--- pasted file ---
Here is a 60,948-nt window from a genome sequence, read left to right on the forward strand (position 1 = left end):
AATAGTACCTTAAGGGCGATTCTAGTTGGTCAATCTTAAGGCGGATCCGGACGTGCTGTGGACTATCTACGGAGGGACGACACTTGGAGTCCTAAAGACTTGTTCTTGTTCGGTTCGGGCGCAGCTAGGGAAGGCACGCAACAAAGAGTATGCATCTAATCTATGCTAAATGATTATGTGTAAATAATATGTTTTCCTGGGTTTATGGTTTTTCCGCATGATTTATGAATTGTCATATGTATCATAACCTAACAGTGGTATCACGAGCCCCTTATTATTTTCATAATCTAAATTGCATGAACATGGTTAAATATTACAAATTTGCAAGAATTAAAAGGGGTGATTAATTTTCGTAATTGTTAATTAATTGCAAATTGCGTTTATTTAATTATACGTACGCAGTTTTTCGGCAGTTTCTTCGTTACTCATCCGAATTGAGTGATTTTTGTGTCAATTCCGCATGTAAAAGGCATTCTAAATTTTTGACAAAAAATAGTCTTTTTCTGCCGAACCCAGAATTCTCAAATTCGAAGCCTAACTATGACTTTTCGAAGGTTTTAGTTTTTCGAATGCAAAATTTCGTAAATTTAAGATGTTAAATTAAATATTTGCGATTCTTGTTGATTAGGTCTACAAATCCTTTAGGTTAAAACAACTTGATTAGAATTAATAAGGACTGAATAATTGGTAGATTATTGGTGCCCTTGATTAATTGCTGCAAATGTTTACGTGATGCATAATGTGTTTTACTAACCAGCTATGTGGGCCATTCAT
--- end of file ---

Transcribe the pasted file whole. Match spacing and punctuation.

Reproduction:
Here is a 60,948-nt window from a genome sequence, read left to right on the forward strand (position 1 = left end):
AATAGTACCTTAAGGGCGATTCTAGTTGGTCAATCTTAAGGCGGATCCGGACGTGCTGTGGACTATCTACGGAGGGACGACACTTGGAGTCCTAAAGACTTGTTCTTGTTCGGTTCGGGCGCAGCTAGGGAAGGCACGCAACAAAGAGTATGCATCTAATCTATGCTAAATGATTATGTGTAAATAATATGTTTTCCTGGGTTTATGGTTTTTCCGCATGATTTATGAATTGTCATATGTATCATAACCTAACAGTGGTATCACGAGCCCCTTATTATTTTCATAATCTAAATTGCATGAACATGGTTAAATATTACAAATTTGCAAGAATTAAAAGGGGTGATTAATTTTCGTAATTGTTAATTAATTGCAAATTGCGTTTATTTAATTATACGTACGCAGTTTTTCGGCAGTTTCTTCGTTACTCATCCGAATTGAGTGATTTTTGTGTCAATTCCGCATGTAAAAGGCATTCTAAATTTTTGACAAAAAATAGTCTTTTTCTGCCGAACCCAGAATTCTCAAATTCGAAGCCTAACTATGACTTTTCGAAGGTTTTAGTTTTTCGAATGCAAAATTTCGTAAATTTAAGATGTTAAATTAAATATTTGCGATTCTTGTTGATTAGGTCTACAAATCCTTTAGGTTAAAACAACTTGATTAGAATTAATAAGGACTGAATAATTGGTAGATTATTGGTGCCCTTGATTAATTGCTGCAAATGTTTACGTGATGCATAATGTGTTTTACTAACCAGCTATGTGGGCCATTCAT